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Dig the coal, bury the carbon

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Also important: climate-change legislation under consideration in Congress that could, Mr. Book says, pump some $75 billion into CCS development over the next 25 years.

But Midwestern states are not waiting on Washington. In Ken­tucky, plans are moving ahead for a coal-gasification pow­er plant. In Illinois, a consortium of businesses is racing to develop the high-profile FutureGen coal-power project, which could capture from 60 to 90 percent of its emissions and pump them underground.

In January, Illinois adopted a “clean coal portfolio” law that requires state utilities by 2015 to get 5 percent of their electricity from power plants that capture CO2 emissions and store them permanently underground. It also sets a goal of 25 percent “clean coal” by 2025.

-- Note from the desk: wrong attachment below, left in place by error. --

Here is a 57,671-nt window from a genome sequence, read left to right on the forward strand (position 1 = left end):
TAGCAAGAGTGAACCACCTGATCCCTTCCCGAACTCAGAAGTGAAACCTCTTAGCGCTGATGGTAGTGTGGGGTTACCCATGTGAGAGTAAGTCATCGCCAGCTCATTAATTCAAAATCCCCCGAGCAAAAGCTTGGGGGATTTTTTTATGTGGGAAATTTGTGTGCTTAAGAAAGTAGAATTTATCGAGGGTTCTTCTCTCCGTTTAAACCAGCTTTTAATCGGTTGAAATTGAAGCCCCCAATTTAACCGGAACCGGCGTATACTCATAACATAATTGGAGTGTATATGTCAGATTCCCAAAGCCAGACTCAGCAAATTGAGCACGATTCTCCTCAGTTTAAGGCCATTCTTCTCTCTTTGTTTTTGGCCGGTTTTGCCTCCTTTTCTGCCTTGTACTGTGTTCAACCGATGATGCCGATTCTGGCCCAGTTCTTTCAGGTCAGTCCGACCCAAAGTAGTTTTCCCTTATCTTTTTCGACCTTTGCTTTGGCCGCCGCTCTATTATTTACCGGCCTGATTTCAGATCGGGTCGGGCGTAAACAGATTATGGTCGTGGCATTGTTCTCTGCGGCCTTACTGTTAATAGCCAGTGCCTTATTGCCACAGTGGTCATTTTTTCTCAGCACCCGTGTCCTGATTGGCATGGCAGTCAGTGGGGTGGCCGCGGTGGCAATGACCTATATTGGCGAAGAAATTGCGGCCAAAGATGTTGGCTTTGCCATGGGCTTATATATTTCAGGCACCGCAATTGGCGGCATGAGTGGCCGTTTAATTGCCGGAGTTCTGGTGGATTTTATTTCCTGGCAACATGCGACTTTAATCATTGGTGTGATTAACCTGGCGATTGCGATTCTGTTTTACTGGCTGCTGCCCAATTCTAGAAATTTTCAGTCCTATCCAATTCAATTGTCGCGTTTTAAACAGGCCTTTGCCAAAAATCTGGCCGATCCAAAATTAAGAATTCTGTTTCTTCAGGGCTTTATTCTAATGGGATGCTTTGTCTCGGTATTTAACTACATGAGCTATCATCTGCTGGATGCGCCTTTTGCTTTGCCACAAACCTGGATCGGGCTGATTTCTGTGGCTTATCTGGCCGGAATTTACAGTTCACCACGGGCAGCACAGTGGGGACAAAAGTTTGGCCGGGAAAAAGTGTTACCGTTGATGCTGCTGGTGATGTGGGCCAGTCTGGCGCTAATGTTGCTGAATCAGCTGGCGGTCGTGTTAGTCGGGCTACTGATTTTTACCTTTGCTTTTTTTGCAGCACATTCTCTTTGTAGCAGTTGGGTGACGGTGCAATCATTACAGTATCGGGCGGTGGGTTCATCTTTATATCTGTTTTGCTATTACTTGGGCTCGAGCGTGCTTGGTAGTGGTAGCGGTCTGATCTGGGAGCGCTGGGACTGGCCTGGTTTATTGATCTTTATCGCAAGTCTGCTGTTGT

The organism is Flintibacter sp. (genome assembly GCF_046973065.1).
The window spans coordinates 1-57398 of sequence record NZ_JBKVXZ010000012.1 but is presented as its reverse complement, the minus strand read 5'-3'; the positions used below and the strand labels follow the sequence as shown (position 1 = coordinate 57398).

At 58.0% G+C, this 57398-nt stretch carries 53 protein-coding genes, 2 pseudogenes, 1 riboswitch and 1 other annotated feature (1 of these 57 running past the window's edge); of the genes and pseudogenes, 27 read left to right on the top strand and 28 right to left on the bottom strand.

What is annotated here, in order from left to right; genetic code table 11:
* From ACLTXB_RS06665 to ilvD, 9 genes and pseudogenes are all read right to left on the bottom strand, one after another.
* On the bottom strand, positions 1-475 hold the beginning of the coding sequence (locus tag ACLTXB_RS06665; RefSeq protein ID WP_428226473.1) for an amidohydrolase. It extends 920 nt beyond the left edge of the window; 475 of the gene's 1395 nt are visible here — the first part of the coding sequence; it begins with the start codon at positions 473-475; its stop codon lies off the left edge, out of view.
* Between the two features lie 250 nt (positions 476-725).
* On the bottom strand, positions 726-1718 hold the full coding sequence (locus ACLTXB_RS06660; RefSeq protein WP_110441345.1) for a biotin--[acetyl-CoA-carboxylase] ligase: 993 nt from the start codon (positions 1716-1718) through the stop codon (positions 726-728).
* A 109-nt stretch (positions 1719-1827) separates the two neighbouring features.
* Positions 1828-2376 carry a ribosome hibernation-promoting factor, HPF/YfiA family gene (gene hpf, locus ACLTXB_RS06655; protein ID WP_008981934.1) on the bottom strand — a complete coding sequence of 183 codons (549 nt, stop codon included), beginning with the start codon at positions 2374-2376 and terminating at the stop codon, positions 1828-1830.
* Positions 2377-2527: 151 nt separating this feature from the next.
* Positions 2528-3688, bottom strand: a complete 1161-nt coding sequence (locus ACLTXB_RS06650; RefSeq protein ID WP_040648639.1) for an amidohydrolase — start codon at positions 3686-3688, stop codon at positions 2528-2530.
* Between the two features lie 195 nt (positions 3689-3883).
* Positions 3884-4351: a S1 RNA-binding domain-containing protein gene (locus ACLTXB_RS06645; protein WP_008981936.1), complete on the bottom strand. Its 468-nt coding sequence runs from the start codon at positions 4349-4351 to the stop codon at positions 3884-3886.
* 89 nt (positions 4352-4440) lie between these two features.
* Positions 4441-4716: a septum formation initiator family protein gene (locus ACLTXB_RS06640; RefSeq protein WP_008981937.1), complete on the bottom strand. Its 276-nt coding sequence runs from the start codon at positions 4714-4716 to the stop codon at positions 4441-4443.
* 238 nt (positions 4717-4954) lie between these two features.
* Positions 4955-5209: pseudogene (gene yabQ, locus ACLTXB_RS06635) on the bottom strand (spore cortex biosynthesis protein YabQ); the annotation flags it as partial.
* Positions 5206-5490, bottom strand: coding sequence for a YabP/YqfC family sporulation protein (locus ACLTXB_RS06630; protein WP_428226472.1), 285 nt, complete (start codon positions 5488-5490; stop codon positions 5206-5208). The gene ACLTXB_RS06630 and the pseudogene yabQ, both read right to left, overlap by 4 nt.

But first, researchers such as Sallie Greenberg, an environmental geologist with the Illinois State Geological Survey, need to prove that the geology can hold CO2 under pressure in perpetuity.

She’s standing here in what was a Decatur, Ill., farm field, on a mud-and-gravel platform where a massive steel cap sits atop what could be the nation’s first commercial-scale CO2 injection well.

In April, researchers will begin pumping 1,000 tons of CO2 a day more than 6,000 feet into a porous sandstone layer far below aquifers that provide drinking water. That layer, known as the Mount Simon, should hold the CO2 for eons beneath a 300-foot shale cap, she says.

“We will monitor this site for at least three years and know in some detail whether or not CO2 is escaping,” she says. “But we think the geology shows a high likelihood the CO2 will stay down.”

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